As expected, the most common TEAEs were related to the injection site, with a higher overall incidence for DFN-11 than placebo. It is noteworthy, however, that injection site reactions following DFN-11 in the current study were 61% lower than those previously reported for SC sumatriptan (23% vs 59%) [17]. Similarly, the incidence of triptan sensations with the 3 mg dose of sumatriptan in DFN-11 was low. Although not directly comparable, the percentage of subjects with triptan sensations associated with DFN-11 in this study was approximately 80% lower than published estimates for the 6 mg SC dose (7.2% vs 42%), and DFN-11 demonstrated lower rates than placebo on chest discomfort. Treatment-emergent AEs of dyspnea and palpitations were only experienced in the placebo group.

Administration of sumatriptan via SC injection is one option for patients in whom oral medications are suboptimal, but needle-averse patients seeking a more rapid onset of action than oral agents can provide may benefit from intranasal sumatriptan [28]. A novel intranasal powder form is available (ONZETRA® Xsail®, AVANIR Pharmaceuticals, Aliso Viejo, CA, USA), and an intranasal spray (sumatriptan 10 mg with a permeation-enhancing excipient) remains in development, and both of these agents have a fast onset of action and are effective in the acute treatment of migraine [2931]. For patients in whom speed of onset is the most important attribute of an acute migraine medication, however, the SC injection of sumatriptan remains the fastest and most effective therapy.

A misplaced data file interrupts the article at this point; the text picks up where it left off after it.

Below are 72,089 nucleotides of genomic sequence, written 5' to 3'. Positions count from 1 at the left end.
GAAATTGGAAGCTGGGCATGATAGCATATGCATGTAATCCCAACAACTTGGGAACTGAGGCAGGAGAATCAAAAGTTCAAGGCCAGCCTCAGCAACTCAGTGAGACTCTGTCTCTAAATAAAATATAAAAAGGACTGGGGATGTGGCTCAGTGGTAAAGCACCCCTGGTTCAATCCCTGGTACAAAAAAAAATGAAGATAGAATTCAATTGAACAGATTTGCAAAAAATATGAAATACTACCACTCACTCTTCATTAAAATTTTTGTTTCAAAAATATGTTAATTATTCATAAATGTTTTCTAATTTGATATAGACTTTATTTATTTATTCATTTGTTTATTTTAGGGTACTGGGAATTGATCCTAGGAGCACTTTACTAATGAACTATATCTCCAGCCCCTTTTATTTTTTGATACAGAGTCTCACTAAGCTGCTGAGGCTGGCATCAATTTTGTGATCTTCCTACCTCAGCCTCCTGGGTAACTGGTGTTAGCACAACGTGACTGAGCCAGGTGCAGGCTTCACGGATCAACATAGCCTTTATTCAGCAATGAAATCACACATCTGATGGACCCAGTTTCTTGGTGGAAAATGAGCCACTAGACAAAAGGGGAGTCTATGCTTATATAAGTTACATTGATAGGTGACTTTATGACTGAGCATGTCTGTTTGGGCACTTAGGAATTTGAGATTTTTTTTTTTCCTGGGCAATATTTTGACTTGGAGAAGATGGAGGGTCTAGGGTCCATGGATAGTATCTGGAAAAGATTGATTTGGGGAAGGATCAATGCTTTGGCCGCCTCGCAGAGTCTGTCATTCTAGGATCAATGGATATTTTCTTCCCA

The results of this study support the efficacy and safety of the 3 mg autoinjector dose of sumatriptan, and they complement the results of a previous randomized, double-blind, crossover trial with DFN-11 [22], which compared the 3 mg dose with a 6 mg dose of DFN-11 [22]. In this pilot trial, a single 3 mg dose of DFN-11 provided relief of migraine pain and associated symptoms comparable to 6 mg and was associated with fewer triptan sensations. Achieving similar efficacy and safety results compared with placebo in the current well-powered, double-blind study supports that patient response to DFN-11 is likely to be reliable and predictable.